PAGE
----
“We knew at the time that they were going to follow up for a long time,” Levin said – but she thought that meant about 20 years.
Fifty-eight years later, the answers she and her peers gave are still being used by researchers – most recently in the fight against Alzheimer’s Disease. A study released this month found that subjects who did well on test questions as teenagers had a lower incidence of Alzheimer’s and related dementias in their 60s and 70s than those who scored poorly.
Known as Project Talent, the test was funded by the U.S. government, which had been concerned, given the Soviet Union’s recent successful Sputnik launch, that Americans were falling behind in the space race.
Students answered questions about academics and general knowledge as well as their home life, health, aspirations, and personality traits, and the test was intended to identify students with aptitude for science and engineering. Test-takers included Janis Joplin, then a senior at Thomas Jefferson High School in Port Arthur, Texas, and Jim Morrison, then a junior at George Washington High School in Alexandria, Virginia.
In recent years, researchers have used Project Talent data for follow-up studies, including one published Sept. 7 in the Journal of the American Medical Association. Conducted by researchers at the Washington-based American Institutes for Research, the organization that originally administered the test, it compared results for over 85,000 test-takers with their 2012-2013 Medicare claims and expenditures data and found warning signs for dementia may be discernable as early as adolescence.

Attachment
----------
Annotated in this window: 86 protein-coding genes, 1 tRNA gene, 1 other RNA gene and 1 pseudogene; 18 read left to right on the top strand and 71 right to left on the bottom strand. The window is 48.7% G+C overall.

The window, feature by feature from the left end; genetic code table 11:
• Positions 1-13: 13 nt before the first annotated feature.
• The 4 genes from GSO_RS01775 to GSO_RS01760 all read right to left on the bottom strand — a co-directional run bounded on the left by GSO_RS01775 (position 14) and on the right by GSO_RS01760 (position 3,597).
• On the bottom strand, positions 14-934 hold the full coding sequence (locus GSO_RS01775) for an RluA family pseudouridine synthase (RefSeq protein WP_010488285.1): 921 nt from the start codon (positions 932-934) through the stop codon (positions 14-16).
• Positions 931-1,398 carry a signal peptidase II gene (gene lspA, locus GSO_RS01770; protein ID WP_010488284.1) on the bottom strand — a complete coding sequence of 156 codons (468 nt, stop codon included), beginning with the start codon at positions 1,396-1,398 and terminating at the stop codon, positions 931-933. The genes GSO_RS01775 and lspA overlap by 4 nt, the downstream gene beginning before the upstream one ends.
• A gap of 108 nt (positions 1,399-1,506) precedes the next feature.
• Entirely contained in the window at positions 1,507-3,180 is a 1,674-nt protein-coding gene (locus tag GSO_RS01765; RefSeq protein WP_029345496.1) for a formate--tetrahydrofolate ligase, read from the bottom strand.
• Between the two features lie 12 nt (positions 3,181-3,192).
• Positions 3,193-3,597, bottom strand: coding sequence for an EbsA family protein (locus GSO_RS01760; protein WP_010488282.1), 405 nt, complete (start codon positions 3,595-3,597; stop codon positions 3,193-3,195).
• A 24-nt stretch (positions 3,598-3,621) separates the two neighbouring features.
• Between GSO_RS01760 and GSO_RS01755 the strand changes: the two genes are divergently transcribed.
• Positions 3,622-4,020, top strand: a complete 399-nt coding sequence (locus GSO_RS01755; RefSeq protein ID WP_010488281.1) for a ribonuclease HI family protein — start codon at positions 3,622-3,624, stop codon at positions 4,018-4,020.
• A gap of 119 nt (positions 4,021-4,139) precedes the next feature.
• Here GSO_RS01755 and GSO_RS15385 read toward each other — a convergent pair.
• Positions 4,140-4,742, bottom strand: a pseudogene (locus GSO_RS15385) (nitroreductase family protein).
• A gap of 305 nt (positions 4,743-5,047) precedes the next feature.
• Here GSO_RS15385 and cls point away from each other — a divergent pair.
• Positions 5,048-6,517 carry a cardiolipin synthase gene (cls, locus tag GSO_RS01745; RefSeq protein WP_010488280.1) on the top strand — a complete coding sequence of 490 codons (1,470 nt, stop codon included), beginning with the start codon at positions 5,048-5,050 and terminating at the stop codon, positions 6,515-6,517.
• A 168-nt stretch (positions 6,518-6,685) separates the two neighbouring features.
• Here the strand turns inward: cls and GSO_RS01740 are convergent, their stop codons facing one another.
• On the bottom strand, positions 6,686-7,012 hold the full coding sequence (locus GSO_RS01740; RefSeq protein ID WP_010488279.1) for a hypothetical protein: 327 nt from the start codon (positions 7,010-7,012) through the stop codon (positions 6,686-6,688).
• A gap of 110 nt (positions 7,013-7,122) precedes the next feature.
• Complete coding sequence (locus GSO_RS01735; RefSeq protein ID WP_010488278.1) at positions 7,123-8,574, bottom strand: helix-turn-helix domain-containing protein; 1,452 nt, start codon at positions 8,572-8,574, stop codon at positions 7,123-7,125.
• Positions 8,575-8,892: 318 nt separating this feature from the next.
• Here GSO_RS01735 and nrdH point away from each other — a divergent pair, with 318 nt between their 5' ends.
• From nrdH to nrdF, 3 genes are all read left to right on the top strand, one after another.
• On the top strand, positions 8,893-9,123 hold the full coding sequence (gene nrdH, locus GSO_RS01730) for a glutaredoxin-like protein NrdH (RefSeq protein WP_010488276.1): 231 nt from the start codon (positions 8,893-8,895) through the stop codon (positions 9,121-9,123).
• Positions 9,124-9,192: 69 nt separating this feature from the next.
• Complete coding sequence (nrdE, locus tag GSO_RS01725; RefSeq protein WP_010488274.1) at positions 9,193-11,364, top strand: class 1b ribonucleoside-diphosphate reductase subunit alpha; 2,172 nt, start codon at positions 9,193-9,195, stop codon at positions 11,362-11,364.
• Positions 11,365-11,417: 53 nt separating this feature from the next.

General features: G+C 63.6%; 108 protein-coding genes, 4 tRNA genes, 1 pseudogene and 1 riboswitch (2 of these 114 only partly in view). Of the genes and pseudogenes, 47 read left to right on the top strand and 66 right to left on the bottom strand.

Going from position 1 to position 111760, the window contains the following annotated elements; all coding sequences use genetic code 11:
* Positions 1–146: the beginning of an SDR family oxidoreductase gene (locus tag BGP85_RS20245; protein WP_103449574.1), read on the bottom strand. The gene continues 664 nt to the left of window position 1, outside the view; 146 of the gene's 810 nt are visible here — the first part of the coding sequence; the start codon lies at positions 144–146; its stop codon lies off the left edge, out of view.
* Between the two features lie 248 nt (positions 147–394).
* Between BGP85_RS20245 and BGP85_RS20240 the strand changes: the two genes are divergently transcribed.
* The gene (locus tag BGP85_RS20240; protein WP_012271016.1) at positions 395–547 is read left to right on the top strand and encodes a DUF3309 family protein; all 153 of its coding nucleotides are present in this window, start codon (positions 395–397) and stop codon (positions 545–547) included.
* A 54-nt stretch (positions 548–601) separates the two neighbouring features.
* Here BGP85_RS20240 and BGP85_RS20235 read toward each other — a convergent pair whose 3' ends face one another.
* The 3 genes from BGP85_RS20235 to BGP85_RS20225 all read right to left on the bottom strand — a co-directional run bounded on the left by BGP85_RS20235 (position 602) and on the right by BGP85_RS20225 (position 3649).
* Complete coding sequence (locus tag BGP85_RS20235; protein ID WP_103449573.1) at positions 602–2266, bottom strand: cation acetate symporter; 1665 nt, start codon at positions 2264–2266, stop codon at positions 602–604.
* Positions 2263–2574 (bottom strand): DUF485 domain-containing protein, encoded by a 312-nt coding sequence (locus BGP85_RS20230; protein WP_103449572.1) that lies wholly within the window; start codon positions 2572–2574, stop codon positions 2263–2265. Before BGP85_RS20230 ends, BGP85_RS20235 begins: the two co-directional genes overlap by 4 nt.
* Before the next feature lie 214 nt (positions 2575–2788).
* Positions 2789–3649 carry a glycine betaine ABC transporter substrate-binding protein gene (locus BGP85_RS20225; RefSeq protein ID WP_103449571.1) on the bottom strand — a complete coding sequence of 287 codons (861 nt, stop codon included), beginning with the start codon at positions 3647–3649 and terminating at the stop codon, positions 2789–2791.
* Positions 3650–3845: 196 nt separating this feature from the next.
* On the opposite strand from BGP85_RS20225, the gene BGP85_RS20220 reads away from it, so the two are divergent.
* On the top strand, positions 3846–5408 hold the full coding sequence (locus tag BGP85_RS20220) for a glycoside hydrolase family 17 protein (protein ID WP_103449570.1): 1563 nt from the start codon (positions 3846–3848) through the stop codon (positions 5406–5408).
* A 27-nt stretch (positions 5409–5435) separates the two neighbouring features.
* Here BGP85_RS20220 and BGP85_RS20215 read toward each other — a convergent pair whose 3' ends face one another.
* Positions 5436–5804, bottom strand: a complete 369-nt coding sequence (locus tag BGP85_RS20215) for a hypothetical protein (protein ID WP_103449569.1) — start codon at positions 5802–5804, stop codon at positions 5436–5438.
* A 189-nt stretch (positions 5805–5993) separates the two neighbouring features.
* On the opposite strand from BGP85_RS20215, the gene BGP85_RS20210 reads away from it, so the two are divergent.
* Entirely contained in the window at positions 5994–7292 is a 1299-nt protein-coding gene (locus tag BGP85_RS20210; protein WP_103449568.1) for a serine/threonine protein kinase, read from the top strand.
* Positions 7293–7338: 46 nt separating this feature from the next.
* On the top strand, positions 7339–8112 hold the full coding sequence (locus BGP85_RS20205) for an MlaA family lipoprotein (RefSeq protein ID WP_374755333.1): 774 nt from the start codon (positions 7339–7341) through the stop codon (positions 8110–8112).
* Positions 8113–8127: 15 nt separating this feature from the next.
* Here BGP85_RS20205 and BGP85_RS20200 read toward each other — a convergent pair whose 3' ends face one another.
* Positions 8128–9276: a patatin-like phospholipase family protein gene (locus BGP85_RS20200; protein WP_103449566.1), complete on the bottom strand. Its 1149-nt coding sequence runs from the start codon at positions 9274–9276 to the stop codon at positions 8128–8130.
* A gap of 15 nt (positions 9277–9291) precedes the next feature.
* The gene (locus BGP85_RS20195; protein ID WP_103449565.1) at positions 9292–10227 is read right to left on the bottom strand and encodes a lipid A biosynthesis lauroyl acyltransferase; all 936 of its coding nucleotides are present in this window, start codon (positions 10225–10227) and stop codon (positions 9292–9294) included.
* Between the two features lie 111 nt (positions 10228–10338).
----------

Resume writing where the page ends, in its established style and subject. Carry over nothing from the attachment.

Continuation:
The study looked at how students scored on 17 areas of cognitive ability such as language, abstract reasoning, math, clerical skills, and visual and spatial prowess, and found that people with lower scores as teenagers were more prone to getting Alzheimer’s and related dementias in their 60s and early 70s.
Specifically, those with lower mechanical reasoning and memory for words as teens had a higher likelihood of developing dementia in later life: Men in the lower-scoring half were 17 percent more likely, while women with lower scores were 16 percent more likely. Worse performance on other components of the test also showed increased likelihood of later-life dementia.
An estimated 5.7 million Americans have Alzheimer’s, and in the absence of scientific breakthroughs to curb the disease, the Alzheimer’s Association projects that number could reach 14 million by 2050, with the cost of care topping $1 trillion per year.
The 1960 test could have the potential to be like the groundbreaking Framingham study, a decades-long study of men in Massachusetts that led to reductions in heart disease in the 1970s, 80s, and 90s, said Susan Lapham, director of Project Talent and a co-author of the JAMA study.